The Canned Wine vs. Box Wine vs. Bottled Wine quarrel is ongoing
Trust us, there’s a time and place for all wine, but there are moments when a glass is better served from a can, box, or bottle. When mastered, friends will think of you as the wine guru, wine hero — or whatever you want to call yourself. You’re bringing wine after all, and that’s already a wise decision.
Here’s your guide to bringing the right type of packaged wine, every time …
Pros: Bottles are elegant and traditional, and therefore they work well in formal settings. Giving a host gift around the holidays? Pick up a bottle and place it in a pretty wine bag with a ribbon. Having the boss over for dinner? Buy a red and a white, and ask which they prefer. Bottles are also great for trying rare and interesting blends that aren’t typically boxed or canned. Doing this can help expand the palate when it comes to tasting the different varietals in mass-distributed wines, and helps determine which you like and which you don’t.
Cons: Glass bottles are fragile and they aren’t the easiest to transport. The tall and rounded shape can become heavy and awkward in the wrong setting. Plus, glass bottles aren’t designed for spontaneous adventure. Unless your name is Hemingway, you probably won’t pop a bottle at the ascent of a fourteener or stow away a case on a rafting trip. Wine should be the cherry on top of an epic adventure — not an awkward bottle that weighs down the backpack. And the worst part about bottled wine? Many require a corkscrew, which everyone has forgotten at home at least once.
Pros: Four bottles in one box? Say no more. This packaging grew in popularity over lockdown, because it sustained wine-drinking households for a longer amount of time between grocery deliveries and trips to the store. It’s also perfect for parties — place a red on the bar cart, or encourage guests to dispense white or rosé from a box in the fridge. There won’t be the same pressure to ration a bottle, so guests will pour freely until the very last drop.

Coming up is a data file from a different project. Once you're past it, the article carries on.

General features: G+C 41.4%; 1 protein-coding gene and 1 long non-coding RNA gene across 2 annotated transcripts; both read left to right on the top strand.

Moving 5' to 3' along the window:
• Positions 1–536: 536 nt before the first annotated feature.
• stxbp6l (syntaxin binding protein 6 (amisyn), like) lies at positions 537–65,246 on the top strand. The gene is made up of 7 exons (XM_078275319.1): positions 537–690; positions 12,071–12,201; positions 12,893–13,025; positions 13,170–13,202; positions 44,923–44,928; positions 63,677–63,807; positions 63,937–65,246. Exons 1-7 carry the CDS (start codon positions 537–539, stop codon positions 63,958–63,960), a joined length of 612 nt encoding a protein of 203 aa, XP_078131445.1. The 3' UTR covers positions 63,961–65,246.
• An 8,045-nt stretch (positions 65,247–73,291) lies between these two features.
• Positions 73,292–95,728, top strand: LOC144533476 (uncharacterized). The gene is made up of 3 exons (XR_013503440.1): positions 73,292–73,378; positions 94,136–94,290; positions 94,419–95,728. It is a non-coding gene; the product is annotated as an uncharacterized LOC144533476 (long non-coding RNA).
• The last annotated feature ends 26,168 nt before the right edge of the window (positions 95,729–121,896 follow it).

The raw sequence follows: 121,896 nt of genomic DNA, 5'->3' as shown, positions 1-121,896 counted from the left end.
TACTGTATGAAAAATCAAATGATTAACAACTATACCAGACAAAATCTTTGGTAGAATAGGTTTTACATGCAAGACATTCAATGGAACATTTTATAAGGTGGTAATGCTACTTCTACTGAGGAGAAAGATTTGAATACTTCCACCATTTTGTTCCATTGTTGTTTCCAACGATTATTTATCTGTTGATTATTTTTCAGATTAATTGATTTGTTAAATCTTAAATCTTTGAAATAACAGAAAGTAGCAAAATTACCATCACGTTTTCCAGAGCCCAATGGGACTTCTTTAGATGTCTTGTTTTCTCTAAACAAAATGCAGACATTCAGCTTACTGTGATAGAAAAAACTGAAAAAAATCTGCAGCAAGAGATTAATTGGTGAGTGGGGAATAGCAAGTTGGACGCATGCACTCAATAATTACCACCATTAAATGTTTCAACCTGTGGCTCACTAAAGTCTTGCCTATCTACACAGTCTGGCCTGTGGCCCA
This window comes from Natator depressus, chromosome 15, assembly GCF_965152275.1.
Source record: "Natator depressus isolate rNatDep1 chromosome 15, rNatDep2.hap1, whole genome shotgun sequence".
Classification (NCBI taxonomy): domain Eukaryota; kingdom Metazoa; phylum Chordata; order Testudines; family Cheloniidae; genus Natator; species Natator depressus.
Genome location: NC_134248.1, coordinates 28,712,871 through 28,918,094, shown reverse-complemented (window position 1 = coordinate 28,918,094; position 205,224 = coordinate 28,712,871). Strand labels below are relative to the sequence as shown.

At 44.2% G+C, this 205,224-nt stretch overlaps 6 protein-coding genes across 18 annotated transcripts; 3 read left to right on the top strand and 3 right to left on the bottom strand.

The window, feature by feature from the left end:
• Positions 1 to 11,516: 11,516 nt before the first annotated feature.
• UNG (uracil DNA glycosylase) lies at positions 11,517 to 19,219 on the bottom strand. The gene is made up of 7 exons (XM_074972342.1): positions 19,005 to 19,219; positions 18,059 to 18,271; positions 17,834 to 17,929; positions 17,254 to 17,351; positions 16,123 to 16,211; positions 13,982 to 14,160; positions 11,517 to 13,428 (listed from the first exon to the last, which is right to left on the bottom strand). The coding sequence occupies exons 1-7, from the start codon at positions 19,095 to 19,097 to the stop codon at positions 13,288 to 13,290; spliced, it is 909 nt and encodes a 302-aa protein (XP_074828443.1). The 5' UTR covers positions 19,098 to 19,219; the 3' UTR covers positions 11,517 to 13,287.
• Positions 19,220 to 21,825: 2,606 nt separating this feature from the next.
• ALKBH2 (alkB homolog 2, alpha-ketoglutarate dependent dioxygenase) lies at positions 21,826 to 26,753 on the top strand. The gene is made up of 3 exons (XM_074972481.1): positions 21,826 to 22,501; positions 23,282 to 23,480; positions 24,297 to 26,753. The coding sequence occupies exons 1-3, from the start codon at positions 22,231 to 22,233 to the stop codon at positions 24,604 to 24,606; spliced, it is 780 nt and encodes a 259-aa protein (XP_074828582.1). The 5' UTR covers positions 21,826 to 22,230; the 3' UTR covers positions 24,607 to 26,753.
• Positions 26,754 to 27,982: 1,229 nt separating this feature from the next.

Cons: Let’s face it — four bottles of wine, no matter what it’s packaged in, is heavy. That’s a lot of liquid to haul around. Unless you’re car camping, or settling into a beach chair with a big group of friends, there’s not that many outdoor activities to do with a box of wine in tow. Hiking? Rock climbing? Mountain biking? This wine is getting left behind at base camp.
And the problems aren’t just unique to the adventurous, boxed wine isn’t always great at home. As a single or two-adult household, the flavor is bound to get bland after a while. The novelty of a “new” flavor can get old by week three — it is a never-ending box after all, and the worst when it feels that way.
Pros: That wine you always wanted to bring along? Now you can — with cans! Canned wine makes it so people don’t have to rely on beer for casual barbecues, outdoor excursions, and football tailgates. It’s by far the easiest wine to transport, feels more celebratory than a beer on top of a mountain, and is made with more recycled materials compared to it’s glass-bottled and plastic-bagged peers. Plus, it’s perfectly portioned into satisfying single or double servings, so you don’t have to finish a whole bottle or four from a box. And that corkscrew you forgot to bring along? It’s irrelevant now.
Cons: When taking drink orders, you might get a weird look or two from a more traditional wino when you offer canned wine. There’s two ways to combat this problem: simply don’t tell them and pour in a glass (they won’t know the difference), OR hand them a can and let them experience the wonders of canned wine for themselves. We recommend the latter.
No matter what you prefer, all drinking mediums for wine are great (as is wine itself, of course!). From Canned Wine to Box Wine to Bottled Wine, all are viable options no matter the occasion. That being said, it may come down to preference, but most importantly, ensure you try all the vessels of wine drinking before making your decision!
Erin Hooker is a writer with experience creating wine, food, and interior design content. She began contributing to Graham + Fisk’s blog in 2021.